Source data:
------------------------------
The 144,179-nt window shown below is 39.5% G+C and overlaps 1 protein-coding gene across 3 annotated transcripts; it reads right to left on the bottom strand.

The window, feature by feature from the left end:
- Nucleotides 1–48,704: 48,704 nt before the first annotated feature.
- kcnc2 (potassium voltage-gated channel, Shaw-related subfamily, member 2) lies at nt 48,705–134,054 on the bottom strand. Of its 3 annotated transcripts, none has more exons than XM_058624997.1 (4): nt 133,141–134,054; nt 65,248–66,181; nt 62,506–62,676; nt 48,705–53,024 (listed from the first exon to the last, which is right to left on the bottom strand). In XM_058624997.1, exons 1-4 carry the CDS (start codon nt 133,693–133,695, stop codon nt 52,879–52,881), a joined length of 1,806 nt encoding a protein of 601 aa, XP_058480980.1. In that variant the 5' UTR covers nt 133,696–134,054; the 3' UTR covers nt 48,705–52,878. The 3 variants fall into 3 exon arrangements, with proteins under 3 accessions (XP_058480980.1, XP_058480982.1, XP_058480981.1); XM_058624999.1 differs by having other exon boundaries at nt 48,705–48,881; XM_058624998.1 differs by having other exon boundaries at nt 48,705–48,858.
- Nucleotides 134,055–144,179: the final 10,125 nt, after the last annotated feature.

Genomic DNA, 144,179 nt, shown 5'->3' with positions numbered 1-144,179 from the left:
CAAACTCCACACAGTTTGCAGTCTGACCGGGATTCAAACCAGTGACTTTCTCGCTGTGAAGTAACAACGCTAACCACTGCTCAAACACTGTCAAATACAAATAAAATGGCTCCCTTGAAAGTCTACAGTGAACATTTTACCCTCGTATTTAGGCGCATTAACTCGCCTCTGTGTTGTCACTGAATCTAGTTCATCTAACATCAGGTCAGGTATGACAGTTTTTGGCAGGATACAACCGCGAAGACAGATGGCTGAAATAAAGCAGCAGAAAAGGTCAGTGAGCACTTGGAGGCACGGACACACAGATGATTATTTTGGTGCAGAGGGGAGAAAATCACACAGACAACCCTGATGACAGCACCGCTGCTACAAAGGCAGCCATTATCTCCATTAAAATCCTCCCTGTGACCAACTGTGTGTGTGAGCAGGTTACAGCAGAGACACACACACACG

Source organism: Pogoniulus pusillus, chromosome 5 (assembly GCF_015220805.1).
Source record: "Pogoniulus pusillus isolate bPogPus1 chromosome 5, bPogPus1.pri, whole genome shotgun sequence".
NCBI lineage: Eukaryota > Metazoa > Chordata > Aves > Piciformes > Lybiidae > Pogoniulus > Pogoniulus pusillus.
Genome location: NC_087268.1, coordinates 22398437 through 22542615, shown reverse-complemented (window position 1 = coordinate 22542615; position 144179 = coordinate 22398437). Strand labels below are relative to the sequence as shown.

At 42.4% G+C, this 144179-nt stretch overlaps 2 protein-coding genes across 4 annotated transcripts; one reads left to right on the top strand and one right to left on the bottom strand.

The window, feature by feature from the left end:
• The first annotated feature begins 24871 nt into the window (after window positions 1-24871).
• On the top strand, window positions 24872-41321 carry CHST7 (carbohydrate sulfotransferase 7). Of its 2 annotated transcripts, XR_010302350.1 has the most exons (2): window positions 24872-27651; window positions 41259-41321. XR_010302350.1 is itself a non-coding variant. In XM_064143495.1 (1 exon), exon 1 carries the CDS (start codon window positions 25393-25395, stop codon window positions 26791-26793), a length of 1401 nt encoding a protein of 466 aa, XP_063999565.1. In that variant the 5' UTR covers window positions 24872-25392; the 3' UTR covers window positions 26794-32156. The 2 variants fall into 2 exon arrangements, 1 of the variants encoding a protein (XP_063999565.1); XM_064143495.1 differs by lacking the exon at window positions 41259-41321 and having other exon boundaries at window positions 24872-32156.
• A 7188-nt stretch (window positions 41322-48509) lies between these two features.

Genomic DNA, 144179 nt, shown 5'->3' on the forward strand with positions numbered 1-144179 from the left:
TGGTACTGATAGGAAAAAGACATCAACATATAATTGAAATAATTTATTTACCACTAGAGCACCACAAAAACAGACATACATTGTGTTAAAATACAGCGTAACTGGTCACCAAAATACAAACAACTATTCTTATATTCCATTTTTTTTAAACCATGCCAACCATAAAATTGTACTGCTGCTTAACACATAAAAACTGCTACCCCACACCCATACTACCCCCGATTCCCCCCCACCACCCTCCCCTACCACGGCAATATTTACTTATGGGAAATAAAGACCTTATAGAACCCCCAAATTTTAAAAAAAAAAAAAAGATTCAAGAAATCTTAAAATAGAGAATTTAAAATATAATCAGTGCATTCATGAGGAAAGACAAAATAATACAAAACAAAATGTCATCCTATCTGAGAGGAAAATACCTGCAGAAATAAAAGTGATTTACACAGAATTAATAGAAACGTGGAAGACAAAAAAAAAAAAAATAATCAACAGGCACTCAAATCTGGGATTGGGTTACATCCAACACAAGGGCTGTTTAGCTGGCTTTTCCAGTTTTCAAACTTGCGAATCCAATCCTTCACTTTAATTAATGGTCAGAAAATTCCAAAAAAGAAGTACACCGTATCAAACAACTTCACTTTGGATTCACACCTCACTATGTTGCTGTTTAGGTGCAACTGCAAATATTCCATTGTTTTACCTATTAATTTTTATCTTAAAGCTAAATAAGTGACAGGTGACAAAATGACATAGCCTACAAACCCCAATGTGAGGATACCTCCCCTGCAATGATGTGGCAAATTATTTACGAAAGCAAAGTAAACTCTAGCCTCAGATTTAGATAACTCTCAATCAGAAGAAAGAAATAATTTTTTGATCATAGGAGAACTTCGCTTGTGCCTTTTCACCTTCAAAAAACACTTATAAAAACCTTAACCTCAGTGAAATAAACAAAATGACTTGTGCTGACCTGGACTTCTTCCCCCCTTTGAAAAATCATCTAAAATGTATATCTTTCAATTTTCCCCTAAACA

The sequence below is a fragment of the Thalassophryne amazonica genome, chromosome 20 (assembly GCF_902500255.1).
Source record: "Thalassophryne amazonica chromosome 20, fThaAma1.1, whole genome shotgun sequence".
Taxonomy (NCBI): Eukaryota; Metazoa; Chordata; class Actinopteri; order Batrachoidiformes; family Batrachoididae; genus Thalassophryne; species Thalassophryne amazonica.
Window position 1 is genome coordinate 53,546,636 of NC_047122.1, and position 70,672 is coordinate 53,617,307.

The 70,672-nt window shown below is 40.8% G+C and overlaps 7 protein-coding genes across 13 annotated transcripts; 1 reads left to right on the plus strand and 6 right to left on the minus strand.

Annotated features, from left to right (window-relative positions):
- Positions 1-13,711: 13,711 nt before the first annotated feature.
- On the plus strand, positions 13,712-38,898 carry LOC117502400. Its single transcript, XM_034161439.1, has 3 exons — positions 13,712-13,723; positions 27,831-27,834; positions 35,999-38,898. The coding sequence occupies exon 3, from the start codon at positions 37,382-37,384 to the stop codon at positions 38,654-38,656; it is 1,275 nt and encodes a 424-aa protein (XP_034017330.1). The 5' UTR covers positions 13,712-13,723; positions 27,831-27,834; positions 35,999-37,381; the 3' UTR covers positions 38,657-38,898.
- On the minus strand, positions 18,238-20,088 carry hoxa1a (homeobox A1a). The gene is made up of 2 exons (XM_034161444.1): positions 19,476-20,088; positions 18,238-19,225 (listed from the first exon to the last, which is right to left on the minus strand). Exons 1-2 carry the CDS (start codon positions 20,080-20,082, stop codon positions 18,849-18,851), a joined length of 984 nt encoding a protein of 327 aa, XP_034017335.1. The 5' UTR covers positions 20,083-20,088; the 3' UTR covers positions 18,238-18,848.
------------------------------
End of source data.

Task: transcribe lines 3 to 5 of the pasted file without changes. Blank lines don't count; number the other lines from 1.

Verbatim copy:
- Nucleotides 1–48,704: 48,704 nt before the first annotated feature.
- kcnc2 (potassium voltage-gated channel, Shaw-related subfamily, member 2) lies at nt 48,705–134,054 on the bottom strand. Of its 3 annotated transcripts, none has more exons than XM_058624997.1 (4): nt 133,141–134,054; nt 65,248–66,181; nt 62,506–62,676; nt 48,705–53,024 (listed from the first exon to the last, which is right to left on the bottom strand). In XM_058624997.1, exons 1-4 carry the CDS (start codon nt 133,693–133,695, stop codon nt 52,879–52,881), a joined length of 1,806 nt encoding a protein of 601 aa, XP_058480980.1. In that variant the 5' UTR covers nt 133,696–134,054; the 3' UTR covers nt 48,705–52,878. The 3 variants fall into 3 exon arrangements, with proteins under 3 accessions (XP_058480980.1, XP_058480982.1, XP_058480981.1); XM_058624999.1 differs by having other exon boundaries at nt 48,705–48,881; XM_058624998.1 differs by having other exon boundaries at nt 48,705–48,858.
- Nucleotides 134,055–144,179: the final 10,125 nt, after the last annotated feature.